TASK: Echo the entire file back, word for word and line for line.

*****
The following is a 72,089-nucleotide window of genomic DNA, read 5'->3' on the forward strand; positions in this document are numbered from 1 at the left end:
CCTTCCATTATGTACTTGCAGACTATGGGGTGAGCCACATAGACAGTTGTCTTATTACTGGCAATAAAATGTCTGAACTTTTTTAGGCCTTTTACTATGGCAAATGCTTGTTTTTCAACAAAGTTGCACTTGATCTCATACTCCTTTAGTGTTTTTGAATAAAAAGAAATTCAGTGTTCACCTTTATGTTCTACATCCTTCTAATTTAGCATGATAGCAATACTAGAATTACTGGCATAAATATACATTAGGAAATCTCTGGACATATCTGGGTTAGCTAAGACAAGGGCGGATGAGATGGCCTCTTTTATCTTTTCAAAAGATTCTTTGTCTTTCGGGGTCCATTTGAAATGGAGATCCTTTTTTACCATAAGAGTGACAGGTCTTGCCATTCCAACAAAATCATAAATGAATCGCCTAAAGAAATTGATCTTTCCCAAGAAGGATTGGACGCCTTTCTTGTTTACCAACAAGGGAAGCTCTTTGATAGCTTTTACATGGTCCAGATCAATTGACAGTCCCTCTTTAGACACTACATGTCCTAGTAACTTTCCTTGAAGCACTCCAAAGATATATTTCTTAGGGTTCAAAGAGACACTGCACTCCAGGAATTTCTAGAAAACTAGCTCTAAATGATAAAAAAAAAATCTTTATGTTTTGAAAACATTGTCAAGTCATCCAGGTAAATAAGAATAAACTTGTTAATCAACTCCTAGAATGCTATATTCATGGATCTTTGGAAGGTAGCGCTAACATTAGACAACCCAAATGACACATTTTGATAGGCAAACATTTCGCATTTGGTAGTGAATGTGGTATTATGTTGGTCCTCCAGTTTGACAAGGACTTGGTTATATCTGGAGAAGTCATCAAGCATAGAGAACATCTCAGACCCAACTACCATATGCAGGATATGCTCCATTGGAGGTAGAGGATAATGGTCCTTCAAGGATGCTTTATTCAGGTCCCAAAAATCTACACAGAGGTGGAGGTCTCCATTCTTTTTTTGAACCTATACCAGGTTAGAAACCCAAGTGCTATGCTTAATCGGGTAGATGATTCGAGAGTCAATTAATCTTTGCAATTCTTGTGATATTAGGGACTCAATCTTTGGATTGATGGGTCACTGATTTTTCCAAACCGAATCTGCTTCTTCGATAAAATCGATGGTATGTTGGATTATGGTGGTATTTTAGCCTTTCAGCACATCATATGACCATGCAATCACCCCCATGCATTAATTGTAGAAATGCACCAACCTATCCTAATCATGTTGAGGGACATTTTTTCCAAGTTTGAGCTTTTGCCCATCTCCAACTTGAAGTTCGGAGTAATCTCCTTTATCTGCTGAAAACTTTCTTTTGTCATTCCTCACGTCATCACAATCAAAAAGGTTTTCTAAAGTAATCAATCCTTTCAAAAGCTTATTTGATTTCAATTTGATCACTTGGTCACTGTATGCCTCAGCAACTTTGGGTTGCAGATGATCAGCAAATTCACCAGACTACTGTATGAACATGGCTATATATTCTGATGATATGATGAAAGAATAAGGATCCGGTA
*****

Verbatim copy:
The following is a 72,089-nucleotide window of genomic DNA, read 5'->3' on the forward strand; positions in this document are numbered from 1 at the left end:
CCTTCCATTATGTACTTGCAGACTATGGGGTGAGCCACATAGACAGTTGTCTTATTACTGGCAATAAAATGTCTGAACTTTTTTAGGCCTTTTACTATGGCAAATGCTTGTTTTTCAACAAAGTTGCACTTGATCTCATACTCCTTTAGTGTTTTTGAATAAAAAGAAATTCAGTGTTCACCTTTATGTTCTACATCCTTCTAATTTAGCATGATAGCAATACTAGAATTACTGGCATAAATATACATTAGGAAATCTCTGGACATATCTGGGTTAGCTAAGACAAGGGCGGATGAGATGGCCTCTTTTATCTTTTCAAAAGATTCTTTGTCTTTCGGGGTCCATTTGAAATGGAGATCCTTTTTTACCATAAGAGTGACAGGTCTTGCCATTCCAACAAAATCATAAATGAATCGCCTAAAGAAATTGATCTTTCCCAAGAAGGATTGGACGCCTTTCTTGTTTACCAACAAGGGAAGCTCTTTGATAGCTTTTACATGGTCCAGATCAATTGACAGTCCCTCTTTAGACACTACATGTCCTAGTAACTTTCCTTGAAGCACTCCAAAGATATATTTCTTAGGGTTCAAAGAGACACTGCACTCCAGGAATTTCTAGAAAACTAGCTCTAAATGATAAAAAAAAAATCTTTATGTTTTGAAAACATTGTCAAGTCATCCAGGTAAATAAGAATAAACTTGTTAATCAACTCCTAGAATGCTATATTCATGGATCTTTGGAAGGTAGCGCTAACATTAGACAACCCAAATGACACATTTTGATAGGCAAACATTTCGCATTTGGTAGTGAATGTGGTATTATGTTGGTCCTCCAGTTTGACAAGGACTTGGTTATATCTGGAGAAGTCATCAAGCATAGAGAACATCTCAGACCCAACTACCATATGCAGGATATGCTCCATTGGAGGTAGAGGATAATGGTCCTTCAAGGATGCTTTATTCAGGTCCCAAAAATCTACACAGAGGTGGAGGTCTCCATTCTTTTTTTGAACCTATACCAGGTTAGAAACCCAAGTGCTATGCTTAATCGGGTAGATGATTCGAGAGTCAATTAATCTTTGCAATTCTTGTGATATTAGGGACTCAATCTTTGGATTGATGGGTCACTGATTTTTCCAAACCGAATCTGCTTCTTCGATAAAATCGATGGTATGTTGGATTATGGTGGTATTTTAGCCTTTCAGCACATCATATGACCATGCAATCACCCCCATGCATTAATTGTAGAAATGCACCAACCTATCCTAATCATGTTGAGGGACATTTTTTCCAAGTTTGAGCTTTTGCCCATCTCCAACTTGAAGTTCGGAGTAATCTCCTTTATCTGCTGAAAACTTTCTTTTGTCATTCCTCACGTCATCACAATCAAAAAGGTTTTCTAAAGTAATCAATCCTTTCAAAAGCTTATTTGATTTCAATTTGATCACTTGGTCACTGTATGCCTCAGCAACTTTGGGTTGCAGATGATCAGCAAATTCACCAGACTACTGTATGAACATGGCTATATATTCTGATGATATGATGAAAGAATAAGGATCCGGTA